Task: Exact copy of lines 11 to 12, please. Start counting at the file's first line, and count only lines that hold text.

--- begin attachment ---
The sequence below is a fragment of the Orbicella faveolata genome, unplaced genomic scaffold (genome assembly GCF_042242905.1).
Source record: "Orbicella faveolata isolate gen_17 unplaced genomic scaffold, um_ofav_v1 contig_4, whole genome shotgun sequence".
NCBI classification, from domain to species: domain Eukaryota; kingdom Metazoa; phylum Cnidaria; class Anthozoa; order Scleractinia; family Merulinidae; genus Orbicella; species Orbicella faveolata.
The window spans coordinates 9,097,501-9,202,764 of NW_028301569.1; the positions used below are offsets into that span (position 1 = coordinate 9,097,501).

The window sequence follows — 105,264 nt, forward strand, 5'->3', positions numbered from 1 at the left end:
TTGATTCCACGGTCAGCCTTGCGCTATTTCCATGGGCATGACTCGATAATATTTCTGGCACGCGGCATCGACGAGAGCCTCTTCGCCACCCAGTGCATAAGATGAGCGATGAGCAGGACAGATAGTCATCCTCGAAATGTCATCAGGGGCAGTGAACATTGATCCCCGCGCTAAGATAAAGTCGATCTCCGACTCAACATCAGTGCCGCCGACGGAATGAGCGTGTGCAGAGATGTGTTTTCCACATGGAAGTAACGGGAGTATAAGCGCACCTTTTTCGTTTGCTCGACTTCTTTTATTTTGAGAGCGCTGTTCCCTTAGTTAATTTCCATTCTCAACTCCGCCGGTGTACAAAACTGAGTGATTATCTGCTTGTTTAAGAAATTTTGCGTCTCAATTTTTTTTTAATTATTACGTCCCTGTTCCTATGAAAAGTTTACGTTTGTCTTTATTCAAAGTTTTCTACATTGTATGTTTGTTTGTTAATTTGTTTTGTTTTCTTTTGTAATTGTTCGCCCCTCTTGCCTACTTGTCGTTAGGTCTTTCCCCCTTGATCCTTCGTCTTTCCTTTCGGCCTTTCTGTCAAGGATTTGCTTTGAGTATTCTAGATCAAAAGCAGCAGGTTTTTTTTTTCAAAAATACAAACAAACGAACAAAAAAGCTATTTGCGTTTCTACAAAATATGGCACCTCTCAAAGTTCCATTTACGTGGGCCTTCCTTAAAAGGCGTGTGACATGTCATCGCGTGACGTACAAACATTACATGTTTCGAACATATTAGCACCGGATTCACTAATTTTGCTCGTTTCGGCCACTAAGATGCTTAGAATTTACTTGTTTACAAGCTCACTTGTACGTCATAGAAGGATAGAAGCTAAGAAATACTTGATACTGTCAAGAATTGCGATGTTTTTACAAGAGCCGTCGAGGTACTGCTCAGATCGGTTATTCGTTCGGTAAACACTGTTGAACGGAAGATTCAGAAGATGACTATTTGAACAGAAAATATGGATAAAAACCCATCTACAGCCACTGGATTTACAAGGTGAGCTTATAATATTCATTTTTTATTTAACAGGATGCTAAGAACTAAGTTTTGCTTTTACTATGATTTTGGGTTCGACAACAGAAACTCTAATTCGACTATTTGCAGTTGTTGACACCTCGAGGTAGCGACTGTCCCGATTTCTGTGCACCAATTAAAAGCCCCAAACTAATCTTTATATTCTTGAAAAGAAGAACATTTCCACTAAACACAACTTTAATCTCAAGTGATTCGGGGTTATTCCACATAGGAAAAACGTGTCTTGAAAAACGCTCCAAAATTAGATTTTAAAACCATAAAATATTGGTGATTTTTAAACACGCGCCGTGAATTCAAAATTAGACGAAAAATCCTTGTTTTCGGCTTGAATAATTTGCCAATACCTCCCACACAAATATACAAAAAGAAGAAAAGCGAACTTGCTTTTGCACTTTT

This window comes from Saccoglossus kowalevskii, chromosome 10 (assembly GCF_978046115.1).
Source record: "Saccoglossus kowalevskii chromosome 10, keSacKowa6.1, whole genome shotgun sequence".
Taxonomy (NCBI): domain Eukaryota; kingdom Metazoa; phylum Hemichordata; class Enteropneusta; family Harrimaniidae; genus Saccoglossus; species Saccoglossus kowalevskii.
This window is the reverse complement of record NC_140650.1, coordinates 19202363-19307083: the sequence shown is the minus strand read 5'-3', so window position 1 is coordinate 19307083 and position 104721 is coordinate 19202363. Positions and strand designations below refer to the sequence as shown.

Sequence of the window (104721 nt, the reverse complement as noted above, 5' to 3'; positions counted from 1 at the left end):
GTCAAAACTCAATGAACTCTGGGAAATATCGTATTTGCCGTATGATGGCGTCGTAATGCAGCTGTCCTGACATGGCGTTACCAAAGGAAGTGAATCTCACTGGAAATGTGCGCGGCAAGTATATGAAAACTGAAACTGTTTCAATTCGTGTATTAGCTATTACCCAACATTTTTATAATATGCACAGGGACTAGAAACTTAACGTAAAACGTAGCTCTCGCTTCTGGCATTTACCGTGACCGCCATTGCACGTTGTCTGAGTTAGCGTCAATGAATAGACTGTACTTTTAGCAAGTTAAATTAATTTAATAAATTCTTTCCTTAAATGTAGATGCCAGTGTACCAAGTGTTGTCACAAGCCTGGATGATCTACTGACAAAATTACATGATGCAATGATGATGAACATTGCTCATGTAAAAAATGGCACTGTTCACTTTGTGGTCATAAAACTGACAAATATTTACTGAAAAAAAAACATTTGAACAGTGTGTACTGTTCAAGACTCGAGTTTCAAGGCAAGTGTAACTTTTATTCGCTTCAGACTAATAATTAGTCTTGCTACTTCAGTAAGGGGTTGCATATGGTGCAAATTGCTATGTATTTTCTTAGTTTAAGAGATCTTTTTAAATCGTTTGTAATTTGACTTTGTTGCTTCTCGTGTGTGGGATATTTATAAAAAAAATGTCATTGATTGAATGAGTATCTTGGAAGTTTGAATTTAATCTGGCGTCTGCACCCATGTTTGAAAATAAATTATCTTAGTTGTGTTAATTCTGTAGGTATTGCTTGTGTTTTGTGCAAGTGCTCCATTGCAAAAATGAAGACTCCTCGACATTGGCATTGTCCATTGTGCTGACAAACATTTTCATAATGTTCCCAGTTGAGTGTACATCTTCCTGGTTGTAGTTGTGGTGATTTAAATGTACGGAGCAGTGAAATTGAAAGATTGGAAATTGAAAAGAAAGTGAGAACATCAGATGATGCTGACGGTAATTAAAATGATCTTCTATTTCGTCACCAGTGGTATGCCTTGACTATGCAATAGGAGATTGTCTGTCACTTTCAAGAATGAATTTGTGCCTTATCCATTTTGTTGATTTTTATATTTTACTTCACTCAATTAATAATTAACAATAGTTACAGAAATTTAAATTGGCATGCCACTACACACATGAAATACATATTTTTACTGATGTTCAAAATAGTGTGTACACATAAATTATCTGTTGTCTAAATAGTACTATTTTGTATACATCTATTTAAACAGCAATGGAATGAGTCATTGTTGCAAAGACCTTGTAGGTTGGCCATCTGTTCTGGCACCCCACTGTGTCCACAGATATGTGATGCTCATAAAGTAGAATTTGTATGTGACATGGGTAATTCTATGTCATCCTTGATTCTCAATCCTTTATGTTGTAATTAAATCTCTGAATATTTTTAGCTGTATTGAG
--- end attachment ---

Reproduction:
Sequence of the window (104721 nt, the reverse complement as noted above, 5' to 3'; positions counted from 1 at the left end):
GTCAAAACTCAATGAACTCTGGGAAATATCGTATTTGCCGTATGATGGCGTCGTAATGCAGCTGTCCTGACATGGCGTTACCAAAGGAAGTGAATCTCACTGGAAATGTGCGCGGCAAGTATATGAAAACTGAAACTGTTTCAATTCGTGTATTAGCTATTACCCAACATTTTTATAATATGCACAGGGACTAGAAACTTAACGTAAAACGTAGCTCTCGCTTCTGGCATTTACCGTGACCGCCATTGCACGTTGTCTGAGTTAGCGTCAATGAATAGACTGTACTTTTAGCAAGTTAAATTAATTTAATAAATTCTTTCCTTAAATGTAGATGCCAGTGTACCAAGTGTTGTCACAAGCCTGGATGATCTACTGACAAAATTACATGATGCAATGATGATGAACATTGCTCATGTAAAAAATGGCACTGTTCACTTTGTGGTCATAAAACTGACAAATATTTACTGAAAAAAAAACATTTGAACAGTGTGTACTGTTCAAGACTCGAGTTTCAAGGCAAGTGTAACTTTTATTCGCTTCAGACTAATAATTAGTCTTGCTACTTCAGTAAGGGGTTGCATATGGTGCAAATTGCTATGTATTTTCTTAGTTTAAGAGATCTTTTTAAATCGTTTGTAATTTGACTTTGTTGCTTCTCGTGTGTGGGATATTTATAAAAAAAATGTCATTGATTGAATGAGTATCTTGGAAGTTTGAATTTAATCTGGCGTCTGCACCCATGTTTGAAAATAAATTATCTTAGTTGTGTTAATTCTGTAGGTATTGCTTGTGTTTTGTGCAAGTGCTCCATTGCAAAAATGAAGACTCCTCGACATTGGCATTGTCCATTGTGCTGACAAACATTTTCATAATGTTCCCAGTTGAGTGTACATCTTCCTGGTTGTAGTTGTGGTGATTTAAATGTACGGAGCAGTGAAATTGAAAGATTGGAAATTGAAAAGAAAGTGAGAACATCAGATGATGCTGACGGTAATTAAAATGATCTTCTATTTCGTCACCAGTGGTATGCCTTGACTATGCAATAGGAGATTGTCTGTCACTTTCAAGAATGAATTTGTGCCTTATCCATTTTGTTGATTTTTATATTTTACTTCACTCAATTAATAATTAACAATAGTTACAGAAATTTAAATTGGCATGCCACTACACACATGAAATACATATTTTTACTGATGTTCAAAATAGTGTGTACACATAAATTATCTGTTGTCTAAATAGTACTATTTTGTATACATCTATTTAAACAGCAATGGAATGAGTCATTGTTGCAAAGACCTTGTAGGTTGGCCATCTGTTCTGGCACCCCACTGTGTCCACAGATATGTGATGCTCATAAAGTAGAATTTGTATGTGACATGGGTAATTCTATGTCATCCTTGATTCTCAATCCTTTATGTTGTAATTAAATCTCTGAATATTTTTAGCTGTATTGAG